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The Expansion of American Industry


Chapter 13 The Expansion of American Industry iRespond Question Master A.) Response A B.) Response B C.) Response C D.) Response D E.) Response E Percent Complete 100 ... – PowerPoint PPT presentation

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Title: The Expansion of American Industry

Chapter 13
  • The Expansion of American Industry

Life in 1865
Life in 1900
Transcontinental Railroad
  • Began in 1862
  • Central Pacific Railroad- from Sacramento, CA
  • Union Pacific Railroad- from Omaha, Nebraska
  • Met 1869 at Promontory Point, UT
  • Developed time zones-four in U.S. Eastern,
    Central, Mountain, Pacific

  • Telegraph Morse code
  • Western Union had 900,000 miles of wire by 1900
  • Alexander Graham Bell invented the telephone
  • Set up American Telephone and Telegraph Company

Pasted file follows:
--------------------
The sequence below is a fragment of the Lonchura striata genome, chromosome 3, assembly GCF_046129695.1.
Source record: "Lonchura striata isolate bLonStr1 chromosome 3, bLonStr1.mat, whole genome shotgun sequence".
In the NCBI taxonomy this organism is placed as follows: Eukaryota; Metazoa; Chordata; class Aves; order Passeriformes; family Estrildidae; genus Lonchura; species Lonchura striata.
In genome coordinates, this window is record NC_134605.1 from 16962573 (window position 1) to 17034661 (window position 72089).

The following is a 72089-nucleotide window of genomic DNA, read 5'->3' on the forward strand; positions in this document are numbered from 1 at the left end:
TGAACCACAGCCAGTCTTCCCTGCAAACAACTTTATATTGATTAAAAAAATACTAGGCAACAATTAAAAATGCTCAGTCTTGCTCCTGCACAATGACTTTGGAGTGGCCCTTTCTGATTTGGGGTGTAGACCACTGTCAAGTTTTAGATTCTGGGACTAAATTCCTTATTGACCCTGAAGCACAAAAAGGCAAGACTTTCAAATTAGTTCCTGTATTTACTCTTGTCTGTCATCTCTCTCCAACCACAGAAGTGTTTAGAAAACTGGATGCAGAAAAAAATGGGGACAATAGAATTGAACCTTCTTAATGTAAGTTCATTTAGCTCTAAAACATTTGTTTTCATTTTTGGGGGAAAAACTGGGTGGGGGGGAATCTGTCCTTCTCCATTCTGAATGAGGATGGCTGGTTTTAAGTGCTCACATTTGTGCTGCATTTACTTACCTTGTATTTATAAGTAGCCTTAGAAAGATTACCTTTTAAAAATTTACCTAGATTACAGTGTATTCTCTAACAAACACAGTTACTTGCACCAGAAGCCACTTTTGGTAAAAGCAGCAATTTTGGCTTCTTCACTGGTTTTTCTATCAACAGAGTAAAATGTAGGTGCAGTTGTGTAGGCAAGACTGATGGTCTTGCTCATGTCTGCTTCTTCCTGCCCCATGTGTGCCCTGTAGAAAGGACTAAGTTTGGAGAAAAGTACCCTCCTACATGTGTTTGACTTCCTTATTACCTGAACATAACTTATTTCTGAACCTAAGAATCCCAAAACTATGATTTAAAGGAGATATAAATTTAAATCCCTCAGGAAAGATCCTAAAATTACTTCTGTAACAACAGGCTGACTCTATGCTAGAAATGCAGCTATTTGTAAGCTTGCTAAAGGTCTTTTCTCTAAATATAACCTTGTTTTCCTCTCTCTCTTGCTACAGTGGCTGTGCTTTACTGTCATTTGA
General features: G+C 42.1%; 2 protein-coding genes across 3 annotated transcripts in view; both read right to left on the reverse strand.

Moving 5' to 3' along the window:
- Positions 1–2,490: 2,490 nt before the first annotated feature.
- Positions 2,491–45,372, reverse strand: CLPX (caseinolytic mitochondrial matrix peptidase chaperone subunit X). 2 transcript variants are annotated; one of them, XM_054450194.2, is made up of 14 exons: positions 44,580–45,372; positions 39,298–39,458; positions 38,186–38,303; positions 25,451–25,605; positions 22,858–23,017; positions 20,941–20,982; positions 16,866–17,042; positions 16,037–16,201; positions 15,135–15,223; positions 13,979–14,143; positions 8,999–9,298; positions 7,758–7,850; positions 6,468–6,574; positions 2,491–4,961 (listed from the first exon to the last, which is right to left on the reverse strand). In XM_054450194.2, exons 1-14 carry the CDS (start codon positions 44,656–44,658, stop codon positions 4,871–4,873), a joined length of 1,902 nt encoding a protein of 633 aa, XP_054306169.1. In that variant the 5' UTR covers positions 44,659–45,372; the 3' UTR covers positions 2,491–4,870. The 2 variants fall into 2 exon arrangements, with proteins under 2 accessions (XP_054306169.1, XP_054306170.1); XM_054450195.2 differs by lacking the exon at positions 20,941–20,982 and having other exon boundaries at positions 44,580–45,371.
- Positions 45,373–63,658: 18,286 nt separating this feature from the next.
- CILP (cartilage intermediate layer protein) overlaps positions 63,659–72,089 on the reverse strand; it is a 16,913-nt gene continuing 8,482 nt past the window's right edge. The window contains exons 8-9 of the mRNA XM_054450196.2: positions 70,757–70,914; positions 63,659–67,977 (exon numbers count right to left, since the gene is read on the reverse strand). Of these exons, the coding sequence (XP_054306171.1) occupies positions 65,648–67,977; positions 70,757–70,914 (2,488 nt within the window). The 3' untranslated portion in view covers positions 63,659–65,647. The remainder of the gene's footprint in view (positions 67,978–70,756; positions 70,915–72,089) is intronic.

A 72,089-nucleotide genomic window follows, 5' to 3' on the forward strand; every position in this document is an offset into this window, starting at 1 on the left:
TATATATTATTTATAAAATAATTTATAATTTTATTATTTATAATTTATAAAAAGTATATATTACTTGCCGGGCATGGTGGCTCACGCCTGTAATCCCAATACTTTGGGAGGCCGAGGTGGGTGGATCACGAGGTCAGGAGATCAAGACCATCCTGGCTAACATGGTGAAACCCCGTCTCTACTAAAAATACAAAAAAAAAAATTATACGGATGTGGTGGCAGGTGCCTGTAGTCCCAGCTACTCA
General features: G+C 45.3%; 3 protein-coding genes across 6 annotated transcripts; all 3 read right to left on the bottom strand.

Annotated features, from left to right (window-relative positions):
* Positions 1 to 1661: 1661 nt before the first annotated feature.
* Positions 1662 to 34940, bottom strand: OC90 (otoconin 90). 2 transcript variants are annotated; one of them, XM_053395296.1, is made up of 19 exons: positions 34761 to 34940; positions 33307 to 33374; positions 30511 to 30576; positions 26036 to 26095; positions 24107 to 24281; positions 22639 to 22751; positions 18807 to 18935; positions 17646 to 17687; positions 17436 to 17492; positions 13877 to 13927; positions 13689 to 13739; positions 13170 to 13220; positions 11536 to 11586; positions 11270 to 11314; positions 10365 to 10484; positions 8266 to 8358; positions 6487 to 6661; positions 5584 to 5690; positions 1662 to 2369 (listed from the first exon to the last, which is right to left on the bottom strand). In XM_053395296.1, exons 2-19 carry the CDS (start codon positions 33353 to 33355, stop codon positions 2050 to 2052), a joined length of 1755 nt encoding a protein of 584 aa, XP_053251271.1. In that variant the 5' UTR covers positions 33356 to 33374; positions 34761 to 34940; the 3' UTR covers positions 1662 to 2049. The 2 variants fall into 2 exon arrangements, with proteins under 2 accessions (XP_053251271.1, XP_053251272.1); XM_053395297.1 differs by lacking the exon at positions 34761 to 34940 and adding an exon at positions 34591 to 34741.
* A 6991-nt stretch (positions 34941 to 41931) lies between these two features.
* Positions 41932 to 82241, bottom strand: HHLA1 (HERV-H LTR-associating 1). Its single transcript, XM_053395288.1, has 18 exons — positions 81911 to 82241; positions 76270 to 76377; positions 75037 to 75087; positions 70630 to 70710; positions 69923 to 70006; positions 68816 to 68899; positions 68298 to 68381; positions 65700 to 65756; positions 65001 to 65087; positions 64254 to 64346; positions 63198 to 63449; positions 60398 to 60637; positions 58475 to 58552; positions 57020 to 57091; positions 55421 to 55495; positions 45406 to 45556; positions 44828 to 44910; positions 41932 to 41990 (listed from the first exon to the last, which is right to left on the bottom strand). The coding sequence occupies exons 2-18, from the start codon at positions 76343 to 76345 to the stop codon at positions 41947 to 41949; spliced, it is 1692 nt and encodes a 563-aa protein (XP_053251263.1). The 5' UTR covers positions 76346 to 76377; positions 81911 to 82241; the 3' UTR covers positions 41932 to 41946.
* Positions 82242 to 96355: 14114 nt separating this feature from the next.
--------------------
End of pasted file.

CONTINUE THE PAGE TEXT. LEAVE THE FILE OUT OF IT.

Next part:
• By 1900, 1.5 million phones

Electric Power
  • Thomas A. Edison built his invention factory
  • Phonograph, 1877
  • Electric glass bulb 1880, made of bamboo fiber
  • Power plant in New York City

Alternating Current
  • George Westinghouse developed alternating current
  • Used transformer to boost power levels
  • Created Westinghouse Electric

Bessemer Process
  • Henry Bessemer in England and William Kelley in
    U.S. developed steel process
  • Easier to remove the impurities from production
  • Mass production now possible
  • Led to a new age of building

Brooklyn Bridge
  • Engineer John A. Roebling
  • designed suspension bridge
  • with thick steel cables suspended
  • from high towers
  • His son Washington took ever
  • After many set-backs, the
  • bridge opened May 24, 1883.

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Section 2
  • The Growth of Big
  • Business

Business Leaders of the Late 1800s
  • Robber Barons?
  • Drained the country of its natural resources